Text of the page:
📣 Unicode Announces Unicode 14.0 Delay
On emojiguide.com, we try to deliver positive content. But life isn’t perfect — there are sad moments, happy moments, and dull moments. The emoji world is not exempted from that. In fact, just last week, the Unicode Consortium was the bearer of bad news. The governing body of emojis told the public about a Unicode 14.0 delay.
The roll-out of Unicode 14.0, the 14th version of the Unicode Standard, scheduled for release in March 2021, will be delayed by six months!
What Is Unicode 14.0?
A Unicode 14.0 delay? That’s big news, for sure! Each year, millions of emoji users look forward to the new emojis revealed by the Unicode Consortium, the group responsible for defining which emojis enter online platforms like iPhones, Android phones, etc. Every year, the Unicode Consortium reveals its latest batch of emojis, and they appear on major operating systems in August-December.
The Unicode Consortium released Version 9 of the Unicode Standard in June 2016. The same thing happened for the next two years; it released Version 10 in June 2017, and Version 11 in June 2018. In 2019, things worked a bit differently, though. Unicode 12.0 came out in March 2019 to give more time to big vendors like Google and Apple time to squeeze in the new emojis in their software updates.
Schedule Of Unicode 14.0
Before the Unicode 14.0 delay announcement, everyone thought the Unicode Consortium would reveal its latest batch of emojis in March 2021. This would have resulted in new emojis coming to Windows, iOS, macOS, and Android by the second half of September 2021.
Because of COVID-19, the Unicode Consortium delayed the release of Unicode 14 by six months. What does this mean? This means Unicode 14.0 will be released by September 2021. And because it takes several months for major operating systems to include those updates, you will probably see the new emojis on your phones and other devices in the first half of 2022. What a bummer, right?
Why The Unicode 14.0 Delay?
Mark Davis, President of the Unicode Consortium, revealed more details about the Unicode 14.0 delay. In the official blog of the Unicode Consortium. He revealed volunteers perform most of the work done in the Unicode Consortium, and most of the volunteers are affected by the Coronavirus pandemic.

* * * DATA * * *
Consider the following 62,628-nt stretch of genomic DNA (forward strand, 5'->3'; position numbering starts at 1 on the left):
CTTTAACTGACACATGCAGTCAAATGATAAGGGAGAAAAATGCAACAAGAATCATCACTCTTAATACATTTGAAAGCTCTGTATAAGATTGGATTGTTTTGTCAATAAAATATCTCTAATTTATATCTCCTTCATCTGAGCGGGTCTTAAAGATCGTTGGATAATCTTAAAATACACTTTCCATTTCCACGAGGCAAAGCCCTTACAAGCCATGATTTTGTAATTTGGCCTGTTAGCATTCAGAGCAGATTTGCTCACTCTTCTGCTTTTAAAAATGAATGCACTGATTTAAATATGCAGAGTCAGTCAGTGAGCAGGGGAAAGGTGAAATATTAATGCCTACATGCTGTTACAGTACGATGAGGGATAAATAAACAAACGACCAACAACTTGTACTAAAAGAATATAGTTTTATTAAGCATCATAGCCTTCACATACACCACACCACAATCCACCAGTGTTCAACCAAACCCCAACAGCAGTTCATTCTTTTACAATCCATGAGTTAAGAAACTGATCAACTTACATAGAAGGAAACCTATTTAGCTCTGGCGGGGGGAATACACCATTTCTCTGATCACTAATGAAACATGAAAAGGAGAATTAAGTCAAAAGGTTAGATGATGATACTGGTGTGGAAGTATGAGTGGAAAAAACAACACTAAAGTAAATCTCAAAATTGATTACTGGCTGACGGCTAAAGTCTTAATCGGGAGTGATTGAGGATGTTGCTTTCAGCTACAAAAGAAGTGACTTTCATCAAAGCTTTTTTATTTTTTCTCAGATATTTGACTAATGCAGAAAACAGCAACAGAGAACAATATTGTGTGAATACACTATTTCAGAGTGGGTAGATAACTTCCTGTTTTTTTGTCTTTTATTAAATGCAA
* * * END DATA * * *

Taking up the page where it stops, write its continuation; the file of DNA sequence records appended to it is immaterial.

Here is his official statement: “Under the current circumstances, we’ve heard that our contributors have a lot on their plates at the moment, and decided it was in the best interests of our volunteers and the organizations that depend on the standard to push out our release date. This year we can’t commit to the same schedule we’ve adhered to in the past.”
New Emojis In 2020
Bad experiences help us be grateful for what we have, no matter how big or how small they may be. Here is a good example of that — in March, we talked about the 117 new emojis rolling out this year as part of Emoji 13.0, the 13th version of the Unicode Standard. The schedule for this will not change. Despite all the changes the Unicode Consortium is going through, this will push through!
Emojis Coming Out In 2020
The 117 emojis are scheduled to appear on Android devices by September 2020. Apple iOS devices will get it by October 2020, and Samsung devices will receive it by November 2020. Awesome news for all emoji lovers, especially since Emoji 13.0 is one of THE most interesting batches in emoji history.
Some of the most controversial, gender-inclusive symbols are in Emoji 13.0. Examples are Mx Claus, a gender-inclusive version of Santa Claus, and a Man With Veil emoji. Other examples are, a Gender Neutral Parent Bottle Feeding A Baby emoji, an image of a genderless person holding a baby bottle, feeding his or her baby, and the Transgender Flag emoji.
No New Emojis Next Year?